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Why Do We Wear Seersucker To The Kentucky Derby?

April 30, 2019
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Since 1874, the Kentucky Derby has been a place for men and women alike to celebrate in style. Although in modern day it is common for a man of style to dress in a seersucker suit to Churchill Downs, the fabric didn’t even make its way into the United States until the early 1900s and didn’t become popular among upper-class until after WWI. So, why is it the fashion fabric icon for this annual event? Let’s take a look:

When the Derby grew in popularity during the early-to-mid 1900s, a fabric known as seersucker (Anglicized in Britain from the original name shīroshakar, meaning “milk and sugar”) made its way to the United States after years of serving as a common fabric in Britain’s Indian colonies. It’s light-weight served it to be perfect for humid weather, and the fabric became an instant fashion statement in the Southern U.S. region after it was first made into a suit in 1909. Once it was introduced to Northern states through the use of soldiers and volunteers during WWI, it quickly spread throughout stores all over the country.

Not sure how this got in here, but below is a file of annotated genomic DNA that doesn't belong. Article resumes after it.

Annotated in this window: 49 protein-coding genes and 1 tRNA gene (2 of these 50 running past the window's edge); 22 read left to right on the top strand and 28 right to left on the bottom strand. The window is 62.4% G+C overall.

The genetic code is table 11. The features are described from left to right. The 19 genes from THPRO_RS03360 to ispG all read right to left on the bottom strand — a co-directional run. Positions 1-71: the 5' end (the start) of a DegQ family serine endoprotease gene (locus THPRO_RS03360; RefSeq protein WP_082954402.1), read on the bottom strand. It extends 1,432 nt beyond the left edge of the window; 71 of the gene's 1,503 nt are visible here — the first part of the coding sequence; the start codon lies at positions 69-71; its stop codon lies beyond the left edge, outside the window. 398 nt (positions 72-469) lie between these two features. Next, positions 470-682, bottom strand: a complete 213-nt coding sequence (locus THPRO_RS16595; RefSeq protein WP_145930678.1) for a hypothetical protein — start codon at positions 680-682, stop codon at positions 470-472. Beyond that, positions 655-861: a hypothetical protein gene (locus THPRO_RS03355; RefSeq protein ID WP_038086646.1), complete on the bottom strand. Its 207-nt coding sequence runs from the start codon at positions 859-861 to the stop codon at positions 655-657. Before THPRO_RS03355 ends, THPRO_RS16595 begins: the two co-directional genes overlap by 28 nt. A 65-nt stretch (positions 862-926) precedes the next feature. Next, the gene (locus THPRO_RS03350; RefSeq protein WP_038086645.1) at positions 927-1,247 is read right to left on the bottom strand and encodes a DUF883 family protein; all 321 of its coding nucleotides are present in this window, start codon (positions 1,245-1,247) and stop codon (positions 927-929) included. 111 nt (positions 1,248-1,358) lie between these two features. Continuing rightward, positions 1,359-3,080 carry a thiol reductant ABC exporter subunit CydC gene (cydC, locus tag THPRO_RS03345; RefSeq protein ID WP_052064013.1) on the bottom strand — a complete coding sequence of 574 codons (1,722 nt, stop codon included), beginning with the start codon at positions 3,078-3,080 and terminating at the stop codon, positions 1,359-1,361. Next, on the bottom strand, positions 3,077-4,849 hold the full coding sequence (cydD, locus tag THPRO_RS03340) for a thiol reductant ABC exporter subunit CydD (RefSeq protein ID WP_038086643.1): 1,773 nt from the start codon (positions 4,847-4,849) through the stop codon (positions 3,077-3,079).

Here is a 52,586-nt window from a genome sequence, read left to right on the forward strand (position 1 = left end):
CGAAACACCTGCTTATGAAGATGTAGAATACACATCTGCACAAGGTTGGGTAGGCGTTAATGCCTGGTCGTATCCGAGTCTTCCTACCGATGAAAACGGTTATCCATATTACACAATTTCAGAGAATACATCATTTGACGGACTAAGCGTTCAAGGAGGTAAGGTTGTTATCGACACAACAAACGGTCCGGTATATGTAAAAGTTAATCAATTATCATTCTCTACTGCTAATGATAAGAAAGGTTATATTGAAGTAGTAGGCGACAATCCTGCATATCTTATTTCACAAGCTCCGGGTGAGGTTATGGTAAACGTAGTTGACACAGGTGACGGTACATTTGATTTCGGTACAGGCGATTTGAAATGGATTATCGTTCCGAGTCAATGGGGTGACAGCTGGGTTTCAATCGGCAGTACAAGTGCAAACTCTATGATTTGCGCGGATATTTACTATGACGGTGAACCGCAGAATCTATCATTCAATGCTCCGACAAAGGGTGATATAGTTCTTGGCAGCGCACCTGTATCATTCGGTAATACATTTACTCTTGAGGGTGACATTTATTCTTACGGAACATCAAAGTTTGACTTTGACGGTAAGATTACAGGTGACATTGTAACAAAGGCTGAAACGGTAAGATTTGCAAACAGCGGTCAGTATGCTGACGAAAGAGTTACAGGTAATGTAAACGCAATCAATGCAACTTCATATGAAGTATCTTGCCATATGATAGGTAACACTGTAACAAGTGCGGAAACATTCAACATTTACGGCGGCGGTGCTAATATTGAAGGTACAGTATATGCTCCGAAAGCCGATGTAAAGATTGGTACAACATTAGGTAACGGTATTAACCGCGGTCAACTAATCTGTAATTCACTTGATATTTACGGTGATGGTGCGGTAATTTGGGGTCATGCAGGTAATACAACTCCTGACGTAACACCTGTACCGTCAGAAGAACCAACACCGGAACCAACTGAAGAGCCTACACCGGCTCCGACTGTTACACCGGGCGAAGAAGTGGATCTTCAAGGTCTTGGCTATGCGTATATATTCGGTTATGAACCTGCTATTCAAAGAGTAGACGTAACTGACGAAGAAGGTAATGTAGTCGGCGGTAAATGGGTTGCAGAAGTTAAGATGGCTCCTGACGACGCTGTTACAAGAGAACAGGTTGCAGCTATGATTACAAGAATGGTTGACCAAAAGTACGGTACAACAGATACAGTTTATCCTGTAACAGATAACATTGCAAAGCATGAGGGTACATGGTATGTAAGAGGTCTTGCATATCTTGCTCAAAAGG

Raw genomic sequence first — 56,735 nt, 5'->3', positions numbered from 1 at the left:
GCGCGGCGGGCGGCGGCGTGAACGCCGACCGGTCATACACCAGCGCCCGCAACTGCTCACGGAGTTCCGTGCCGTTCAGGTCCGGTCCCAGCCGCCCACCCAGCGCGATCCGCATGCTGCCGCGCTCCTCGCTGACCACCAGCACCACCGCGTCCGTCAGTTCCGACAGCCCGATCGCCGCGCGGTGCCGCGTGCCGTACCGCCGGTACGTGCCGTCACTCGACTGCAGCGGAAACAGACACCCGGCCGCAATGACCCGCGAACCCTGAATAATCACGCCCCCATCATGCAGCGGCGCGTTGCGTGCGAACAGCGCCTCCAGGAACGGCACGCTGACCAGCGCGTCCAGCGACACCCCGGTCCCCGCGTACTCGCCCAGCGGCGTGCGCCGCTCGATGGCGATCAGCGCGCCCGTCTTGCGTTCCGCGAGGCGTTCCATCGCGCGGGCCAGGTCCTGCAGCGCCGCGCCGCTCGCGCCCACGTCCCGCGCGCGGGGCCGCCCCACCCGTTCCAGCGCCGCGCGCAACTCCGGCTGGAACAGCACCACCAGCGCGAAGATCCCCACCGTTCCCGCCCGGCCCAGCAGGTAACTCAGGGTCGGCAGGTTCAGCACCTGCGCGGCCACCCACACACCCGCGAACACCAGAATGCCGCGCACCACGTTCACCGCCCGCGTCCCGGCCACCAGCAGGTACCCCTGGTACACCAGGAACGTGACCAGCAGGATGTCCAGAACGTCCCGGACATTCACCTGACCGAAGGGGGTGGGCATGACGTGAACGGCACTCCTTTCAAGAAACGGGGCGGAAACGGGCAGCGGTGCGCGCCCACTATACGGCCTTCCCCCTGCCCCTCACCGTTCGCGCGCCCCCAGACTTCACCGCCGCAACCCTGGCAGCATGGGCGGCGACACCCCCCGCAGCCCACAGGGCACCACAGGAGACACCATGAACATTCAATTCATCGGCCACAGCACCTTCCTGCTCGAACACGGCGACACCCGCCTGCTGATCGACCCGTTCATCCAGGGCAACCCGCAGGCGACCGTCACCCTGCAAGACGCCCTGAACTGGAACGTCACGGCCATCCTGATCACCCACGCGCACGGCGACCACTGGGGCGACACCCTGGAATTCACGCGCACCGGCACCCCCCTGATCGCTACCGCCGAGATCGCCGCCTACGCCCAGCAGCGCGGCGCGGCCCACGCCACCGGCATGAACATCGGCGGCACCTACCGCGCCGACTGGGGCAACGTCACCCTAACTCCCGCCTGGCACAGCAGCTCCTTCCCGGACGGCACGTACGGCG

Just as women’s hats became a sign of class and fashion, so did the seersucker suit. Between its breathable feel and the ease of traveling without ever having to iron, it was a no-brainer that this look was best-suited for a classy affair on a warm Spring day in Kentucky.

In 2019, not only does the seersucker suit make the perfect garment for your Derby Day plans, it is an ideal look for any man of style that wants to feel cool and keep cool at his summertime outings. Ready to get some seersucker into your wardrobe? Schedule an appointment or stop into our showroom and order your very own look from our new AJ Sport Line collection.

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